Floydm's picture
Floydm

First posts by new members containing offsite links tend to set off the spam filter because... well, because the vast majority of them are made by spammers.  


I just marked you trusted, so you shouldn't have to deal with the spam filtering any more.


Welcome to the site!

mw's picture
mw

Thanks to all of you for your great help. I really appreciate it! I'm going to make the bread tomorrow, and we'll see how it turns out. Hopefully my first attempt at loaves works well enough to be edible.


One last question: If I am using a thermometer to check the internal temp for doneness, could I do this with a basic meat thermometer? Also, should I leave it in the loaf the whole time, or should I open the oven when it appears done and stick the thermometer in then?

yy's picture
yy

A meat thermometer should work. I wouldn't leave it in the loaf the whole time, as doing so tends to give you a falsely high reading. Just test it when you think it's done. 

MickiColl's picture
MickiColl

our great great grandmothers didn't have instant thermometers (likely no thermometers at all) but they did bake bread. lots of it. one way to see if your bread is done is to use the "spit test". wet your finger .. either touch it to your tongue or dunk it in water and quickly touch the body of your bread pan. if it sizzles .. your bread is done. it works on both metal and glass pans. only method my Mother and Grandmother ever used. (and even tho I have an instant read thermometer, I still do, most times) how does this method work ? I have no clue. but I do know that it does.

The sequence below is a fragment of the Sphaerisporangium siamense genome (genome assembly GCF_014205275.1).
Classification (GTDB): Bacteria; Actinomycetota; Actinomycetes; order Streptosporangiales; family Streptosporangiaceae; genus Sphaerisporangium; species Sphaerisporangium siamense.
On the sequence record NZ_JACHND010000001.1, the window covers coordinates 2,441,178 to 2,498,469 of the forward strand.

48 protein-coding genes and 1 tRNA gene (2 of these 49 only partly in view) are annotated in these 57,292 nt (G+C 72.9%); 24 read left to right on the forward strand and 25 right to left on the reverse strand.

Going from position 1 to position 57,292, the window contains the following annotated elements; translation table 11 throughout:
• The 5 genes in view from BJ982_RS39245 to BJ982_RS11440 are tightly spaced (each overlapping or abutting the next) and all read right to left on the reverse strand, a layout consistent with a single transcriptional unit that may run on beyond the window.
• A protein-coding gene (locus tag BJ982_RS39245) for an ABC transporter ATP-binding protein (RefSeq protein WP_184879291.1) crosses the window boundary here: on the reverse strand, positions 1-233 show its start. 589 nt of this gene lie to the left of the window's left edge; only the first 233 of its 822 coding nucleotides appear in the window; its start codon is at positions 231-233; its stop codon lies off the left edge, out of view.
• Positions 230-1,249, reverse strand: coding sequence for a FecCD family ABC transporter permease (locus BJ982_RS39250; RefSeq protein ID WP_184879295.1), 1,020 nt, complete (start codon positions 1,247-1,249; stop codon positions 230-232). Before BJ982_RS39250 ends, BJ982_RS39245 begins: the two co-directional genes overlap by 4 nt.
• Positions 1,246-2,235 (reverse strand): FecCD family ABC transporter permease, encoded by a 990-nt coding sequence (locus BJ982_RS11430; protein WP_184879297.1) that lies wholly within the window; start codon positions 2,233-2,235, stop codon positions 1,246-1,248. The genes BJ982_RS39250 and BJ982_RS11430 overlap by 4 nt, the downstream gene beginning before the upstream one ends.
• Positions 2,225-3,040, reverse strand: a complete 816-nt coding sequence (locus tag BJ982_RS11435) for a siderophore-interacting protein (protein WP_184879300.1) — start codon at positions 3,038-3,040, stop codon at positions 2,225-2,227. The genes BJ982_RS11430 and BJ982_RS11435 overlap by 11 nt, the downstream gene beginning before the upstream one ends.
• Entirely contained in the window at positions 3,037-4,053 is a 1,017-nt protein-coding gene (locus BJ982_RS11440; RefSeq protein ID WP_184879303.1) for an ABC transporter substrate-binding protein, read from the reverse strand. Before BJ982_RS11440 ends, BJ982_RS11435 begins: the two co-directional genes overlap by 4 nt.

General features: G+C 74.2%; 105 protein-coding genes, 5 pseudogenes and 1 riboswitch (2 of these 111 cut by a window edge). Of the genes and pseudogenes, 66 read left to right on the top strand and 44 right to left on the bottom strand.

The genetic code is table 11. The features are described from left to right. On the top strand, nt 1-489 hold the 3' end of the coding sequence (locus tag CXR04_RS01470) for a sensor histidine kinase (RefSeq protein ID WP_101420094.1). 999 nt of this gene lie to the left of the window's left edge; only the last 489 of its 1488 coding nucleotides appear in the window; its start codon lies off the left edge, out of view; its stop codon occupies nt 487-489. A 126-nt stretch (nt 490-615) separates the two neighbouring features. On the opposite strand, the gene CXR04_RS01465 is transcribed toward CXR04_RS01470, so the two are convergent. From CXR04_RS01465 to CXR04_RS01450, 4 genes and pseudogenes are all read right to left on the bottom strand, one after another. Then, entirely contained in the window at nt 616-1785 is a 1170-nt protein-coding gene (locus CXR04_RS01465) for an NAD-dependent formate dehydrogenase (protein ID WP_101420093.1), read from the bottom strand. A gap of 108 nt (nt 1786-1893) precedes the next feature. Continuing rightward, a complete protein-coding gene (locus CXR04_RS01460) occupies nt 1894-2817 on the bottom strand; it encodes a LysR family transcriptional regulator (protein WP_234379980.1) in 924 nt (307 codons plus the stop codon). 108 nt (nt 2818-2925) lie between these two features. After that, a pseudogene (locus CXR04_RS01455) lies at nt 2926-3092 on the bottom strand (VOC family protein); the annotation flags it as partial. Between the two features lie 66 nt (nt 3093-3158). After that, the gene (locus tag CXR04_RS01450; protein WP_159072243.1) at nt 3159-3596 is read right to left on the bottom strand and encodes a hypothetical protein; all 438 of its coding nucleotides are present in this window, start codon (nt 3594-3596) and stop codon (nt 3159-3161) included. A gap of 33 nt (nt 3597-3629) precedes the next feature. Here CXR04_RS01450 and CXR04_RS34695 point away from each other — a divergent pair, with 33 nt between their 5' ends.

mw's picture
mw

I've already got my dough rising, so I'll get to test this out soon enough. I am going to use the meat thermometer as well as your "spit test" and see how it goes. Thanks for the suggestion, I'll definitely be trying it out.

MickiColl's picture